pan·​de·​mo·​ni·​um ˌpan-də-ˈmō-nē-əm How to pronounce pandemonium (audio)
: a wild uproar (as because of anger or excitement in a crowd of people)
Pandemonium erupted in the courtroom when the verdict was announced.
The game is stopped on account of pandemonium: players and spectators are screaming and staggering around the court …Darcy Frey
also : a chaotic situation
It is obvious that pandemonium would exist at most uncontrolled airports if every pilot did not conscientiously follow the traffic pattern. Joseph W. Benkert
capitalized : the capital of Hell in Milton's Paradise Lost
capitalized : the infernal regions : hell
the demons of Pandemonium

Did you know?

When John Milton needed a name for the gathering place of all demons for Paradise Lost, he turned to the classics as any sensible 17th-century writer would. Pandæmonium, as the capital of Hell is known in the epic poem, combines the Greek prefix pan-, meaning “all,” with the Late Latin daemonium, meaning “evil spirit.” (Daemonium itself traces back to the far more innocuous Greek word daímōn, meaning “spirit” or “divine power.”) Over time, Pandæmonium (or Pandemonium) came to designate all of hell and was used as well for earthbound dens of wickedness and sin. By the late-18th century, the word implied a place or state of confusion or uproar, and from there, it didn’t take long for pandemonium to become associated with states of utter disorder and wildness.

Examples of pandemonium in a Sentence

Recent Examples on the Web But Roth’s hair-raising pandemonium has a political resonance. Armond White, National Review, 29 Nov. 2023 But the young-moons story is far from certain — the sheer number of craters many display suggests that the moons have been around to experience the solar system’s pinball-like pandemonium for many an eon. Quanta Magazine, 2 Nov. 2023 Last season, reports of a shooting at the fair that was eventually ruled a false alarm caused pandemonium the night of Oct. 14. Isabella Volmert, Dallas News, 15 Aug. 2023 March 26 saw scenes of pandemonium around the globe. Jeremy White, WIRED, 6 Sep. 2023 Photos captured scenes of pandemonium, confusion and bloodshed. Daniel Arkin, NBC News, 7 Oct. 2023 Baggage claim was pandemonium — luggage strewn across the floor and carousels, a few employees frantically trying to process new claims. Mary C. Meyer, STAT, 1 Aug. 2023 The whole scene is vibrant, goofy pandemonium — these are toys fighting each other with toys! Ashley Lee, Los Angeles Times, 28 July 2023 The unofficial cinephile holiday on Sunday may have ushered in an unintended consequence: teenage pandemonium. Cari Spencer, Los Angeles Times, 29 Aug. 2023 See More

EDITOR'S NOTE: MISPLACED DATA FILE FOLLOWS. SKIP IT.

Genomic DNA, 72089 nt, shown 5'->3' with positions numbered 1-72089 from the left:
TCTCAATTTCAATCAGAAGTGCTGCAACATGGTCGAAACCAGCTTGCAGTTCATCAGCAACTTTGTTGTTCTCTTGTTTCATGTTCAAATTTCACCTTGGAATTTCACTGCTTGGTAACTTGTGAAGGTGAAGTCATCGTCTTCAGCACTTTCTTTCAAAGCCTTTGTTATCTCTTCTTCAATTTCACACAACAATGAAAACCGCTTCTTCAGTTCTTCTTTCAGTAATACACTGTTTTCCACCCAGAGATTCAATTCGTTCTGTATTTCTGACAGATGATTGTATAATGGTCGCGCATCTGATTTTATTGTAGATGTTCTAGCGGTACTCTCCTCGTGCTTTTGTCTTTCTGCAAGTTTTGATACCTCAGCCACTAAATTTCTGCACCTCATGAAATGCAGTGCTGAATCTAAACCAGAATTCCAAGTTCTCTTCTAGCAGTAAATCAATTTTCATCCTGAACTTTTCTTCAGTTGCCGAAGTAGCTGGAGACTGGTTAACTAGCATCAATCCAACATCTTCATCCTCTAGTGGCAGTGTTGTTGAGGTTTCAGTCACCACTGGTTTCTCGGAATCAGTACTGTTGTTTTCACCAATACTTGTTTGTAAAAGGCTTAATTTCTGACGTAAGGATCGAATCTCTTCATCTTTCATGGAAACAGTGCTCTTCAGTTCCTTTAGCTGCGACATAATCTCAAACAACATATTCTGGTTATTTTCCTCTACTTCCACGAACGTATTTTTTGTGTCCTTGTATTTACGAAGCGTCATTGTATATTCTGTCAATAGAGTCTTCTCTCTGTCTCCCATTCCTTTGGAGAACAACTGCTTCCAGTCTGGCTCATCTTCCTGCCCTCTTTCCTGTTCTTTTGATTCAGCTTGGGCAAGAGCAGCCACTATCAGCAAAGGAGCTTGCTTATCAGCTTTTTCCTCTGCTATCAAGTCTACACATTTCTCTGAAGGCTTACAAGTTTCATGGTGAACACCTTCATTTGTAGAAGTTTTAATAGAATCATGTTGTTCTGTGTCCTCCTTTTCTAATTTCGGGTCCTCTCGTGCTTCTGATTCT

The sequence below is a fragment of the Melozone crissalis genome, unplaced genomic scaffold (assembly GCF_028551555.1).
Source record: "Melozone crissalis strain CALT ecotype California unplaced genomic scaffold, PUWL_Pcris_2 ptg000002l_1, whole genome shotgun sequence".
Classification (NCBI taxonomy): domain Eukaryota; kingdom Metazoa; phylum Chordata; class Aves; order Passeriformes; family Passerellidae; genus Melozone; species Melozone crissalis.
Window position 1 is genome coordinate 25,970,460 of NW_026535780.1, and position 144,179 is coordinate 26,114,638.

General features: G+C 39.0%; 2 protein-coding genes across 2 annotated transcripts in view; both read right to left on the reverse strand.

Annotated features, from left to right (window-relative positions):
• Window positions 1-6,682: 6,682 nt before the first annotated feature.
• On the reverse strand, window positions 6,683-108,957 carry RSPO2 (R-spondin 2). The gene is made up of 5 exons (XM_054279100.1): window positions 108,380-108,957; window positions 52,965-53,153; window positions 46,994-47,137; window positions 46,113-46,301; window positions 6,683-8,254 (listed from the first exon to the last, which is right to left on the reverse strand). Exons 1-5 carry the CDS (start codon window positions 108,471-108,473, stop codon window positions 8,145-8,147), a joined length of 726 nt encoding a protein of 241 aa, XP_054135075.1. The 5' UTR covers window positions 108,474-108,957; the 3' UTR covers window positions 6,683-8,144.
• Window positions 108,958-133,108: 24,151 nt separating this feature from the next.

These examples are programmatically compiled from various online sources to illustrate current usage of the word 'pandemonium.' Any opinions expressed in the examples do not represent those of Merriam-Webster or its editors. Send us feedback about these examples.

Word History


pan- + Late Latin daemonium "evil spirit," borrowed from Greek daimónion "evil spirit," earlier "divine power, inferior divine being," derivative of daímōn "divinity, divine power, individual destiny" (with -ium probably to be read as Latin -ium or Greek -eion, suffixes of place) — more at demon

First Known Use

1667, in the meaning defined at sense 2

Time Traveler
The first known use of pandemonium was in 1667


Dictionary Entries Near pandemonium

Cite this Entry

“Pandemonium.” Dictionary, Merriam-Webster, Accessed 8 Dec. 2023.

Kids Definition


: a wild uproar : tumult

from Pandemonium, name of the place of demons in Paradise Lost by John Milton, from Greek pan- "all, every, completely" and Greek daimon "evil spirit, demon"

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